Foodborne pathogens are evaluated as an important risk factor in terms of public health in developed and developing countries due to their extensiveness all around the world. Escherichia coli and other coliform bacteria are important foodborne pathogens. Some of the most important sources of contamination for these groups of microorganisms are reported as: areas with unfavorable hygiene, contaminated waste water, meat products, cereal products and vegetables. Total coliform bacteria and E. coli count is known to be the indicator of unfavorable hygienic conditions and fecal contamination in foods. Foodborne diseases, however, are a global issue. A joint approach by all countries and related international organizations is a prerequisite for detection and control of foodborne problems that pose a threat to human health and international trade. Despite their complicated biology, epidemiology and analyses, most foodborne diseases are preventable. It is of vital importance for public health that consumers and food producers act in accordance with the principles regarding internationally accepted safety methods.
Part of the book: The Universe of Escherichia coli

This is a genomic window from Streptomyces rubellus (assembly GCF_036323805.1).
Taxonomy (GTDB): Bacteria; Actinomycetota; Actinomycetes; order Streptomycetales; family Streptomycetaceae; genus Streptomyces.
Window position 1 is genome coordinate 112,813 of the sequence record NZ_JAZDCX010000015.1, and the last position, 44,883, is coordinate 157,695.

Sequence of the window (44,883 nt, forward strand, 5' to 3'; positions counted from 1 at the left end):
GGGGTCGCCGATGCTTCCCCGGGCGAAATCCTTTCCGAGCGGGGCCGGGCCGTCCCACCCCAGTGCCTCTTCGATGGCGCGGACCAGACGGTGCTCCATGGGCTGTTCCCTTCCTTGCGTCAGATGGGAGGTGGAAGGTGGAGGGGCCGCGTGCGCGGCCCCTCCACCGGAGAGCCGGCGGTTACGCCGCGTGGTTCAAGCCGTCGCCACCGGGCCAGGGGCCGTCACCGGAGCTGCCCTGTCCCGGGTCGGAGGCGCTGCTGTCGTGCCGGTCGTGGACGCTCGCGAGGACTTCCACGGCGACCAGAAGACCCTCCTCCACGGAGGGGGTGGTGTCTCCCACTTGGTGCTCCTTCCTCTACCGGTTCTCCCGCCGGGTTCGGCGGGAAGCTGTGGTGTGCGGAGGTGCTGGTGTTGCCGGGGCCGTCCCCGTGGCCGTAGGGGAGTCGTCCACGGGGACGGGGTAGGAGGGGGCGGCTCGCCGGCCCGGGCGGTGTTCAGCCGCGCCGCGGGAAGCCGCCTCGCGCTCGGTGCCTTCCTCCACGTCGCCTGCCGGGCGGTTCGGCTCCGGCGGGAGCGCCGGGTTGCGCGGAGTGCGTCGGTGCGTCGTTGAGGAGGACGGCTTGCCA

Honey has been considered as a very important and superior nutrient in human nutrition since ancient times due to its ability to be consumed by humans without processing, easy digestibility, nutritional properties and biological benefits. Although honey contains many desired bioactive and antibacterial substances, which may be sufficient for antimicrobial activity, it cannot be produced in sufficient quantities due to low water activity under normal conditions. This causes various food and bee-borne spores/non-spores pathogens going viral. Hence, it may cause the risk of parasitological and fungal agents to be found. In honey production, “Hazard Analysis Critical Control Point (HACCP)” must be applied meticulously and completely. Current technologies in honey production will be explained in this section.
Part of the book: A Glance at Food Processing Applications